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Senate passes sanctions bill targeting China over Hong Kong law

Senate passes sanctions bill targeting China over Hong Kong law
© Greg Nash

The Senate passed legislation on Thursday to slap sanctions on Chinese officials who restrict Hong Kong's autonomy. 

The legislation, which is now headed to President TrumpDonald TrumpSchumer: Impeachment trial will be quick, doesn't need a lot of witnesses Nurse to be tapped by Biden as acting surgeon general: report Schumer calls for Biden to declare climate emergency MORE's desk, would impose penalties on individuals who infringe on Hong Kong's semi-independence from China, as well as the banks who do business with them. 

"All of the prosperity and the elevation of human dignity that comes from human freedom and Democratic values from one model, that is the model that is up against the dark shadows of the authoritarian governments that are constantly pushing to systemically erode, corrode and warp the values and freedoms that we cherish. ... Through this bill, the U.S. Senate makes clear which side we're on," Sen. Pat ToomeyPatrick (Pat) Joseph ToomeyGovernment used Patriot Act to gather website visitor logs in 2019 Appeals court rules NSA's bulk phone data collection illegal Dunford withdraws from consideration to chair coronavirus oversight panel MORE (R-Pa.) said from the Senate floor. 

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Sen. Chris Van HollenChristopher (Chris) Van HollenSenators introduce bill to award Officer Goodman the Congressional Gold Medal Romney calls for Senate to pass sanctions on Putin over Navalny poisoning 'I saw my life flash before my eyes': An oral history of the Capitol attack MORE (D-Md.) added that passing the legislation would show that the "United States must stand with people of Hong Kong."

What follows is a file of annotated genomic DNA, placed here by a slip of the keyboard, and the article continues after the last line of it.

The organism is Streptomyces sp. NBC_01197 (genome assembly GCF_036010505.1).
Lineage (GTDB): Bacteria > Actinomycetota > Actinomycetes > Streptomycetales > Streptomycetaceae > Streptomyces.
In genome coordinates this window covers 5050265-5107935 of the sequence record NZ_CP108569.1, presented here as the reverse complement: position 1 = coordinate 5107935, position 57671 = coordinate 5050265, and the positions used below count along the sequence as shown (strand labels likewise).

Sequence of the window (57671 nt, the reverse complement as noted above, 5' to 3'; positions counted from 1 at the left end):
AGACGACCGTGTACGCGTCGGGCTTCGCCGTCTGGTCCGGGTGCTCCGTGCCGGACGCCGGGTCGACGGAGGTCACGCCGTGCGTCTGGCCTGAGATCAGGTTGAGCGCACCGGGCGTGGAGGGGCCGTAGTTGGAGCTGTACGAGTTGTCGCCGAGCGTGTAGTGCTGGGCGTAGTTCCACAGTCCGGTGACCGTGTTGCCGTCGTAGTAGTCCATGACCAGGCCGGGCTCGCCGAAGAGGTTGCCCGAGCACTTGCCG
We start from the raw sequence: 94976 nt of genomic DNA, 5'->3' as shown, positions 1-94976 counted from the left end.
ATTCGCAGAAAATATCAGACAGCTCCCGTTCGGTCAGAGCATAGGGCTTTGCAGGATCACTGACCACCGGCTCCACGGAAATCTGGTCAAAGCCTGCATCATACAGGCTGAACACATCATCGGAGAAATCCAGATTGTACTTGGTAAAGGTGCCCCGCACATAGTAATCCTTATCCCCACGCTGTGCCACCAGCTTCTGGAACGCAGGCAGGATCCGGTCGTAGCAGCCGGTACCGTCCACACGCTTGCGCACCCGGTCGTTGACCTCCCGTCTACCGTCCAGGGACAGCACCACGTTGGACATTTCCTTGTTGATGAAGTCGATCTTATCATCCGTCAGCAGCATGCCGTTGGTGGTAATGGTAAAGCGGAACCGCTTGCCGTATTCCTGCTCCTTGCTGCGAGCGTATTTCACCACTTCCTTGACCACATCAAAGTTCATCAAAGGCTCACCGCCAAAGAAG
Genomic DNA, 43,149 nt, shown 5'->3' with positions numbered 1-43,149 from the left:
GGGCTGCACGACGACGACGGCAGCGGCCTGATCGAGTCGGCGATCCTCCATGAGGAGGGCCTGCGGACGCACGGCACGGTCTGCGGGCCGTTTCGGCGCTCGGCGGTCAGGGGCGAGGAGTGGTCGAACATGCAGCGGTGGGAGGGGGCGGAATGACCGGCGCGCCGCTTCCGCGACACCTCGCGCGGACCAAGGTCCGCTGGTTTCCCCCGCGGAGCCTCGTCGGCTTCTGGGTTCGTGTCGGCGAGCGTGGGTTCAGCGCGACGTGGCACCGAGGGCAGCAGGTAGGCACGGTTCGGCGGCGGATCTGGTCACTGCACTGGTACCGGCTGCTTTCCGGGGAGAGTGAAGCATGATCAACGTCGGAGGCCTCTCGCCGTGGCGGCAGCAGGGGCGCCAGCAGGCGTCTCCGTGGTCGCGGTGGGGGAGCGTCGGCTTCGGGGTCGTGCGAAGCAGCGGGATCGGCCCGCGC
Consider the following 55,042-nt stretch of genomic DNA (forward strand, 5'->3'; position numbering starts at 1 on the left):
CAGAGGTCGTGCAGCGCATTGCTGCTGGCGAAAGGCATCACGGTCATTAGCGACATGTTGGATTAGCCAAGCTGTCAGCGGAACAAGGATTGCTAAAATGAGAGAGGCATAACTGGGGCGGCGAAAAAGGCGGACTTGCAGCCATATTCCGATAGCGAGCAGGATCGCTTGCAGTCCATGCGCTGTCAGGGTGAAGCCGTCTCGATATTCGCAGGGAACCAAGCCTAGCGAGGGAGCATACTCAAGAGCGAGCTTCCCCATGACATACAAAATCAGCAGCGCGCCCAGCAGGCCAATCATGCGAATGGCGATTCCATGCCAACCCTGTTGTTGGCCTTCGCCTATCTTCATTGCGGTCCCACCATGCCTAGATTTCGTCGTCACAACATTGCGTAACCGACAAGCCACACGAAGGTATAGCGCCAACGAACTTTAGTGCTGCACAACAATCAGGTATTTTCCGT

The Senate initially passed sanctions legislation last week but because of a constitutional snag on how Congress passes bills that might generate revenue, the House had to pass its own version of the bill Wednesday and send it to the Senate. 

The Trump administration announced last week that it will impose visa restrictions on Chinese officials involved with efforts to exert more control over Hong Kong.

Congress's actions come as a recently enacted national security law in China has sparked concerns, both on Capitol Hill and internationally, that Beijing will expand its control over the city, which operates under a "one country, two systems" policy. Critics worry it will lead to restrictions on civil and political freedoms.

The Associated Press reported that Hong Kong police arrested dozens of protesters on Wednesday after the new national security law was put into effect by China.  

Secretary of State Mike PompeoMike PompeoChina: US military presence in South China Sea a threat to peace, stability White House installs new leadership at federally-funded international broadcasters US carrier group enters South China Sea amid tensions between China, Taiwan MORE on Tuesday also condemned China for approving the controversial national security legislation. 

"The Chinese Communist Party’s decision to impose draconian national security legislation on Hong Kong destroys the territory’s autonomy and one of China’s greatest achievements," Pompeo said.